From the community to the federal level, concerned citizens and public health professionals have tested various interventions to reduce obesity, from banning super-sized sodas to building fresh food markets in neighborhoods that have little access to healthy foods.
But which of these natural experiments has really made an impact and resulted in improved health?
The answer to that question is not black and white—and it requires rigorous review of the science and methodology of each experiment. Still, we can draw some conclusions about the interventions that show the most promise in helping to slow the obesity epidemic.
A recent systematic review of naturally occurring health- and obesity-related experiments sheds some light on the interventions that had the strongest social impact. The review was led by Stephanie Mayne, a doctoral student, and co-authored by Yvonne Michael, ScD, an associate profession and associate dean for academic and faculty affairs in the Drexel University School of Public Health. The review included PubMed (Medline) articles published from 2005-2013; 1,175 abstracts and 115 papers were reviewed, and 37 studies were included in the review.
The results? Certain types of interventions were more successful than others in reducing obesity-related outcomes. For other interventions, more research is needed.
Here's a summary of the review's findings.
Diet and food policy changes
These interventions showed the strongest impact—and they all had to do with improving the nutritional quality of food offerings:
- Ban on trans fats
- Limits on availability of sugary foods and beverages
- Limits on availability of higher-fat foods
In the research to date, these interventions had a smaller or no impact on obesity:
- Requiring access to nutrition information (Nutrition Facts, ingredients, etc.)
- Supermarkets built in underserved areas
Physical activity changes
This intervention showed the strongest impact on obesity—and results continue to show promise after each long-term follow-up:
- Improving the infrastructure of active transportation (making active transportation—such as walking and biking—easier and safer for people to do)
In the research to date, these interventions had smaller or no impact on obesity:
- Making improvements to parks
- Adding trails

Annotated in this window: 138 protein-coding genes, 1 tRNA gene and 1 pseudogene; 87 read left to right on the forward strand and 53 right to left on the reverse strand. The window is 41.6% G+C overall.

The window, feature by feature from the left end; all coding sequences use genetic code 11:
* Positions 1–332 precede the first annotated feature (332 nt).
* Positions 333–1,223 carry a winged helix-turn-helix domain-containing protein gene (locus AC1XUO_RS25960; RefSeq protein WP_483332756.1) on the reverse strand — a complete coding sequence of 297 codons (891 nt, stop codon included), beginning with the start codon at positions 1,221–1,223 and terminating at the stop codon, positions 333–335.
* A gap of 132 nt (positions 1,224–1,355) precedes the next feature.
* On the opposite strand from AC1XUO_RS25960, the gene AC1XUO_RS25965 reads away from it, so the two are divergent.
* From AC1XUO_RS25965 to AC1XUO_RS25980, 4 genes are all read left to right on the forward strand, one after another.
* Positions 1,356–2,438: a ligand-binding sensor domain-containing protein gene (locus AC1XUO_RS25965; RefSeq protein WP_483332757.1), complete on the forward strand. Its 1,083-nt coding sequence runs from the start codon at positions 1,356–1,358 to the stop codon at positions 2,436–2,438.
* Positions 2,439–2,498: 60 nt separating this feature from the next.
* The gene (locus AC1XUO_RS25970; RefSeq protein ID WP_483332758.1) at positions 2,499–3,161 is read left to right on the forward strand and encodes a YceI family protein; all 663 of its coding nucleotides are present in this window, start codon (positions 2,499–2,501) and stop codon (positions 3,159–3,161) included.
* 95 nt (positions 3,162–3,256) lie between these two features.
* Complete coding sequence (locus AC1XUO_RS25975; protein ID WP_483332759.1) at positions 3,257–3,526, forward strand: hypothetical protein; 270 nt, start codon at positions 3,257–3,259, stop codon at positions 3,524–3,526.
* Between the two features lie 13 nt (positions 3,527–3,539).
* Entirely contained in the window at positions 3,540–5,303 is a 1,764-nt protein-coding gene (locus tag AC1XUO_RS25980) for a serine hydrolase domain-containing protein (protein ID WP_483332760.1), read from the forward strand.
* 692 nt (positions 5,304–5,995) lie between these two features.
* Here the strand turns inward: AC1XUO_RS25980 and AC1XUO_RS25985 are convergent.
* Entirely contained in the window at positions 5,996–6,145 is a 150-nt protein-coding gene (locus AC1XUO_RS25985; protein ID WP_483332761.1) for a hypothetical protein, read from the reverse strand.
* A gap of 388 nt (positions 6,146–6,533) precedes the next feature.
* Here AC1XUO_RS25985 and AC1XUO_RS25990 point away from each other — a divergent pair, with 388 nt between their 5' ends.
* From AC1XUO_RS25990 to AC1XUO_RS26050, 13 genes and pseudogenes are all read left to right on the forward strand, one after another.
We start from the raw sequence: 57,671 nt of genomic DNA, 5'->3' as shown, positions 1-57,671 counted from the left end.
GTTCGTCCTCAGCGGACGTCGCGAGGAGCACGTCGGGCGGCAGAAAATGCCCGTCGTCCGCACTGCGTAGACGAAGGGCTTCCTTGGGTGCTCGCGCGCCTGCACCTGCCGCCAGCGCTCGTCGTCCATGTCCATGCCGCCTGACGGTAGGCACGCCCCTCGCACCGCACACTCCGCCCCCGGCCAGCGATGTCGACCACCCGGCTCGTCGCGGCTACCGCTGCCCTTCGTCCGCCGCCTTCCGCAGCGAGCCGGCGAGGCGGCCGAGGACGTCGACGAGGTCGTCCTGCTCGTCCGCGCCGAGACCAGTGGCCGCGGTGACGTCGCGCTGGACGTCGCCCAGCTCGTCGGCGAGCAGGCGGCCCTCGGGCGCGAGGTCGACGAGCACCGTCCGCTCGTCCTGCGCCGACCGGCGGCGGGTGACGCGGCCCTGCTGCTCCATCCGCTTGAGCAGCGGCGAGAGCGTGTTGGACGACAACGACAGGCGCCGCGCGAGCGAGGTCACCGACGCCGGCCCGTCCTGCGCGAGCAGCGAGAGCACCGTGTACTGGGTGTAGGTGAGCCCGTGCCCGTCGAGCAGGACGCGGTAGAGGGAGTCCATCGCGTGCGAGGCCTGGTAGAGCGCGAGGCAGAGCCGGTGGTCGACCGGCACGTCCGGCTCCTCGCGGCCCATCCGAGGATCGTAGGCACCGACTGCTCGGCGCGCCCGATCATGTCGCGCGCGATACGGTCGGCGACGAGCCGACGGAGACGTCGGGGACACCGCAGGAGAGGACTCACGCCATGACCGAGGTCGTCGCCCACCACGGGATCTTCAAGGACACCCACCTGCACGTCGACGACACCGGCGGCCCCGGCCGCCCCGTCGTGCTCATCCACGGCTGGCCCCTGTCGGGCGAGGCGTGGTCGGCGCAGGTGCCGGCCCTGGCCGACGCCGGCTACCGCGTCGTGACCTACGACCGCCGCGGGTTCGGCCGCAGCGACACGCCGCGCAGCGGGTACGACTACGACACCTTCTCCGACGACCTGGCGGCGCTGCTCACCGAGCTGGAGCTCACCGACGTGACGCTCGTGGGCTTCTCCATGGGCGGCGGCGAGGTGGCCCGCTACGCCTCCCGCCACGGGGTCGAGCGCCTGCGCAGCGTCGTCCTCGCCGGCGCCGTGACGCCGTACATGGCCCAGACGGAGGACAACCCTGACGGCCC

It’s important to note that a common shortcoming of these studies is that they often only measure easier-to-report outcomes, such as the change in foods purchased or change in use of a bike trail. However, rarely do they measure the desired health outcomes, such as weight loss or reductions in chronic disease.
"Research suggests that people will use new amenities like bike shares, and limit purchases of unhealthy foods in specific contexts like schools," said Mayne. "But it is less clear whether these changes translate into overall improvements in diet and physical activity."
What does this teach us?
So you may be asking: Well, what does this teach us then?
The biggest takeaway about reviewing these social experiments is to reveal the current public policies and investments that have the ability to make the biggest a real-world impact on reducing obesity, and to what degree. Regarding food, it appears one of the most successful ways to impact a large population is by improving the nutritional quality of foods offered. Likewise, giving more people access to active transportation options (in my mind, this means things such as making bikes, walking shoes, and safe transportation environments more accessible) had the biggest impact on affecting change in physical activity.
Another takeaway from this review is that it’s not easy or possible to know how obesity interventions can improve the health of a community—but that doesn’t mean we shouldn’t do them. Many people would say that improving even just one person’s health through experimental interventions is reason enough to try it. Others would agree, adding that there’s a trickle-down effect whenever you improve a single person’s health—a phenomenon that stretches over generations, both within and beyond immediate families and social circles. And others would disagree entirely with the concept of obesity interventions, saying that health is more personal—it can’t be forced on anyone.
The authors of this review concluded that more natural experiments are needed to strengthen the evidence about obesity-related policies and interventions. They also recommend more natural experiments to explore whether the timing of a change or repeated exposure to the changed condition enhances or reduces impacts on obesity-related outcomes.
Personally, in my own health journey, having more trails in my neighborhood and having access to calorie counts on menus HAS, to some degree, made an impact on my actions and food decisions (and, perhaps, has moved me farther away from obesity), though this review would say that impact is not widely reflected in society. Perhaps other natural experiments have had more of an impact on you or others in your community, whether you realize it or not. As citizens, one thing we can do is applaud and support natural interventions when we see them happening in our nation, states, and communities—you just never really know who may be affected. Because, like health in general, obesity interventions will probably never be a "one size fits all" model.